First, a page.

News Release: Omaha City Council May Play Politics with Pension Debt
NEWS RELEASE from the Platte Institute
Omaha Pension Debt Report – Working Copy
Contact: Adam Weinberg
Omaha City Council May Choose Election Politics Over Taxpayers
City Resolution Opposes Reform of Nearly $2 Billion Pension Debt
OMAHA, NE (January 9, 2016) — The municipal pension debt crisis could cause economic hardship on the scale of the housing bubble across the country, and has already brought major cities to their knees.
But with city campaign season upon us, some members of the Omaha City Council intend to play politics with Omaha’s nearly $2 billion pension debt instead of supporting badly-needed pension reform. A resolution expected to be introduced Tuesday by City Councilman Chris Jerram would declare the city council opposed to Legislative Bill 30, a state legislative bill that would cap the current trajectory of Omaha and Lincoln’s growing pension debts. LB30 calls for new public safety workers in Omaha and Lincoln to be enrolled in a cash balance pension plan.
Omaha’s civilian employees already participate in cash balance plans, but the city’s police and fire unions have refused in negotiations to accept cash balance plans for new employees, which would move away from the current defined benefit pension model. LB30 updates Nebraska state law by including Omaha and Lincoln in municipal pension reforms from which the two major cities were excluded over 30 years ago.
“Meaningful pension reform has met an impasse at the negotiating table in Omaha. If Omaha’s taxpayers are going to be protected from a future of paying even higher taxes for fewer public services, then the Legislature must now demand the city have the same pension requirements most other Nebraska cities have had since the 1980s, which have helped them to avoid major pension debts,” said Jim Vokal, Chief Executive Officer of the Platte Institute.
City Council member Aimee Melton has announced her intention to oppose the resolution in Tuesday’s City Council meeting.
“Cities all over the country are going bankrupt because of out-of-control pension debts. I don’t want to see that happen here in Omaha,” said City Council member Aimee Melton. “This resolution might make good election season angling for union votes, but it’s terrible policy for Omaha’s economic future and for taxpayers,” said Melton.
The latest information on Omaha’s pension debt is the subject of an upcoming report by the Reason Foundation that is being published by the Platte Institute.
A working copy of that report, Pension Debt: The Billion Dollar Problem Still Threatening Omaha, is attached in PDF format.
Here are excerpts from the Platte Institute/Reason Foundation report:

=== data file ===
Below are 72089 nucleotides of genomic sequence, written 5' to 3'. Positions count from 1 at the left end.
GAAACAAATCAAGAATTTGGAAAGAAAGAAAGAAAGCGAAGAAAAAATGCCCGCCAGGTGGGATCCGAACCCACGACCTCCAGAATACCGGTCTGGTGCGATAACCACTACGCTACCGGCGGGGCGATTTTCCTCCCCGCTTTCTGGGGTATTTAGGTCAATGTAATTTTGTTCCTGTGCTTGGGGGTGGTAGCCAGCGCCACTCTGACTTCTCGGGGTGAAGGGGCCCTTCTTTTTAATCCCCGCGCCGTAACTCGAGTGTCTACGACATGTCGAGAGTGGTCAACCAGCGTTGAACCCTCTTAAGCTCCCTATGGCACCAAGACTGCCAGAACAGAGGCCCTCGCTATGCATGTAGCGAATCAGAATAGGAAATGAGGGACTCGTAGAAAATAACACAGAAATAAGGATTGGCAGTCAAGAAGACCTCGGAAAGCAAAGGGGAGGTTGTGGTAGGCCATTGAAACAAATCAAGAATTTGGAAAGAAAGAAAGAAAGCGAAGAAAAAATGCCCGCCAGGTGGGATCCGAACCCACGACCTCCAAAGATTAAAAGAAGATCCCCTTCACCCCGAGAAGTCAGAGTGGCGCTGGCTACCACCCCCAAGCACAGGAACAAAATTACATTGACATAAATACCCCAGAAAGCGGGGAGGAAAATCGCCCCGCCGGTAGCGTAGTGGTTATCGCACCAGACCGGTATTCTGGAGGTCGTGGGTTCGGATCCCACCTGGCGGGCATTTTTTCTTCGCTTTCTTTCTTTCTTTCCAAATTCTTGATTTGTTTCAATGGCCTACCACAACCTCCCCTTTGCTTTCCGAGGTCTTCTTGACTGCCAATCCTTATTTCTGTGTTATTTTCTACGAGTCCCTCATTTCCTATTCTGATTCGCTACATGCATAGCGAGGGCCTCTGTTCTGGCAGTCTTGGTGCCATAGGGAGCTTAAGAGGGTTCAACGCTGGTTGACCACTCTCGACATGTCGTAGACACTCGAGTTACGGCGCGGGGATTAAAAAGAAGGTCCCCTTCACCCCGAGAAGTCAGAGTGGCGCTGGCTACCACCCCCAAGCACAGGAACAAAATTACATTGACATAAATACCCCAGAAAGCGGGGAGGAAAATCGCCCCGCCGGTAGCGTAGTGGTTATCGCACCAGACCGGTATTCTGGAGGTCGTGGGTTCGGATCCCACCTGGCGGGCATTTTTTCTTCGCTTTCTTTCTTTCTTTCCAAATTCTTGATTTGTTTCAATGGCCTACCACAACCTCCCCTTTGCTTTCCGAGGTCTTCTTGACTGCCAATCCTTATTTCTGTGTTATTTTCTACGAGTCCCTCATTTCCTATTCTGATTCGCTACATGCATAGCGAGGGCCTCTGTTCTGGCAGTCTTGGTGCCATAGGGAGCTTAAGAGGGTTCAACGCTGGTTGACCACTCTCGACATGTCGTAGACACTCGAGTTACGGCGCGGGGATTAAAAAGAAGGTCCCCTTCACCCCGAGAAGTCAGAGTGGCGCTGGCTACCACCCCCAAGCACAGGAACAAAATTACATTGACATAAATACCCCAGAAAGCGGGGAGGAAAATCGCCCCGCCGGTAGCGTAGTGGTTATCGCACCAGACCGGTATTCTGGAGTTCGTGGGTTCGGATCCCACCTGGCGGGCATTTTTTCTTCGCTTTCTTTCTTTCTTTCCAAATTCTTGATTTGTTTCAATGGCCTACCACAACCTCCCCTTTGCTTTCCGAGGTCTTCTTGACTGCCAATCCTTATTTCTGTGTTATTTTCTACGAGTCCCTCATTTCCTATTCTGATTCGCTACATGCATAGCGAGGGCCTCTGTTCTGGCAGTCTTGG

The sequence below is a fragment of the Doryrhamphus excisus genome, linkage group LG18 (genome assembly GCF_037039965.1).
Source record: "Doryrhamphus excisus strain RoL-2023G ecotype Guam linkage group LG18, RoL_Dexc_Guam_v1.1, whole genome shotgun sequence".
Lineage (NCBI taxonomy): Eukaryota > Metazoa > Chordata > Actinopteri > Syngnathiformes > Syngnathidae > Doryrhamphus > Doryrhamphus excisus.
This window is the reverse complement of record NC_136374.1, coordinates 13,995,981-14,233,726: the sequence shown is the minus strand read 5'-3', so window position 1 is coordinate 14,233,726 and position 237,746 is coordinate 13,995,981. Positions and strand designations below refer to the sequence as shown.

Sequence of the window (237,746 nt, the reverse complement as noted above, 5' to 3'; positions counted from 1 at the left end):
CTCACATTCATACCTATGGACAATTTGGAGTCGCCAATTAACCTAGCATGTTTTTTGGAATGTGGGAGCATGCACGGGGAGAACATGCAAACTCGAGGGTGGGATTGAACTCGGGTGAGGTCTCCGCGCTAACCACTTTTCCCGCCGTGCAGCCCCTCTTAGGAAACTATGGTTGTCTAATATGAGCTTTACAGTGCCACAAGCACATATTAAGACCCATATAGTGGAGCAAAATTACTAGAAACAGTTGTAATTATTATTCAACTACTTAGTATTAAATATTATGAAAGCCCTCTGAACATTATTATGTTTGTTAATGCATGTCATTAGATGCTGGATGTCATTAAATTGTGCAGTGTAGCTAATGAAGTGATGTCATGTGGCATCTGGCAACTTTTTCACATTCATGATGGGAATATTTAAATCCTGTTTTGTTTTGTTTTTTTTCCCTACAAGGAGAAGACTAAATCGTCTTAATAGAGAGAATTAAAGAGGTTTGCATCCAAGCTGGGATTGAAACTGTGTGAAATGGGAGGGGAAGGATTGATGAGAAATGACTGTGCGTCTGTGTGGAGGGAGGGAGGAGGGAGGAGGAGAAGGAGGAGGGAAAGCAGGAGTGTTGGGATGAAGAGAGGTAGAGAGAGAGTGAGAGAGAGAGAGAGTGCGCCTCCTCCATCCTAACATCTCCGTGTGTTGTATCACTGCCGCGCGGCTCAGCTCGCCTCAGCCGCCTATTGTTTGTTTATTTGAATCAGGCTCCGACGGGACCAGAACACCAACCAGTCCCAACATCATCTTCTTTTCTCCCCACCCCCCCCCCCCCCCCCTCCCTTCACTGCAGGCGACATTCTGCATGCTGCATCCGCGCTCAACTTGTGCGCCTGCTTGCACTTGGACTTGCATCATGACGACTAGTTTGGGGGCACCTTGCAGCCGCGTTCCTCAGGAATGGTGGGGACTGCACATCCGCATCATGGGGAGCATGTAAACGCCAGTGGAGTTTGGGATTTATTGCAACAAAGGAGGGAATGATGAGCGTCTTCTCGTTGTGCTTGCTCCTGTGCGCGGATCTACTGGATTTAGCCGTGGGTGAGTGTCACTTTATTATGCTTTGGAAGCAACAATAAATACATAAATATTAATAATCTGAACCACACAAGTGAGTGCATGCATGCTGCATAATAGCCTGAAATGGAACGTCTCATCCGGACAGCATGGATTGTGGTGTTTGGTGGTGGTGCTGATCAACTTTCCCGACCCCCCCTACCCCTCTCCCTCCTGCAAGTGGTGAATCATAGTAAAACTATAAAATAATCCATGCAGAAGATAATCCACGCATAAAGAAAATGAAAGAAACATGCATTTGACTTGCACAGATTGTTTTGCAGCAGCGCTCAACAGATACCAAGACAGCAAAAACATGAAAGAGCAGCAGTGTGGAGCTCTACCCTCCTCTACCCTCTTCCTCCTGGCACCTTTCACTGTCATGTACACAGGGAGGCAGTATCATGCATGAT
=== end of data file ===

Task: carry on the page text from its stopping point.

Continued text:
- Despite changes made to Omaha’s retirement systems in 2015, growing pension debt remains a considerable threat in the coming years without further reform. Changes made to benefits in 2010 and 2013 slightly reduced the growth of unfunded liabilities, but they did not fundamentally change the underlying funding policy factors that have been the drivers of the $1.99 Billion in unfunded liabilities for Omaha’s Police and Fire Retirement System (PFRS) and Employees’ Retirement System (ERS);
- There are three underlying causes for Omaha’s growing pension debt. The two most prominent causes of growth in the unfunded liability are (1) the city not paying the full actuarially determined employer contribution to the pension systems and (2) underperforming the assumed investment returns. The third largest contributor is (3) the undervaluing the amount of all promised future benefits to employees by using a discount rate that is too high;
- Over the past 20 years, Omaha has seen the funded ratio of its pension plans fall precipitously from almost 100% funded, to the current situation of being less than half funded. Since 2001, the city has missed its required contribution payment every year – with the exception of 2015 for PFRS. Collectively, since 1994, the city has paid only 73% of the required contribution for PFRS’s, and 62% of ERS’s required contribution. This has resulted in a combined funded ratio of 29.3% for the plans;
- Both the PFRS and ERS have been underperforming their 8% long-term assumed rates of return. Omaha’s pension plans assume investment returns of 8% per year. In 2015, the plans earned just 0.2% and 3.1%, respectively. Whether a near or long-term outlook, the average annual returns for Omaha’s pension systems are far less than expected, more than 3% below the assumed 8% return over 15-year averages. If actual returns continue to be lower than the assumed returns, the unfunded liability for the city will continue to grow, increasing the taxpayer risk by hundreds of millions each year;
- Ever-increasing employer contributions would almost certainly crowd out Omaha’s capacity to finance other public services such as public safety, road repairs and snow removal. Because of the unfunded liabilities, Omaha has seen annual taxpayer contributions to the pension plans increase from $17.7 million in 2005 to $42.1 million in 2015;
- If done correctly, pension reform for Omaha needs two additional steps to the reform already enacted. First, city officials need to finish the project of capping the growth of liabilities exposed to volatility and significant risk. This can be done by moving future employees into a cash balance or defined contribution plan. Second, Omaha needs to ensure the funding policy for existing liabilities does not remain a threat to the city’s budget, given the aggressively optimistic actuarial assumptions currently being used by the plans.
To schedule an interview about this report, please contact Adam Weinberg at (402) 452-3737 or email@example.com.
The Platte Institute advances policies that remove barriers to growth and opportunity in Nebraska. Learn more at PlatteInstitute.org.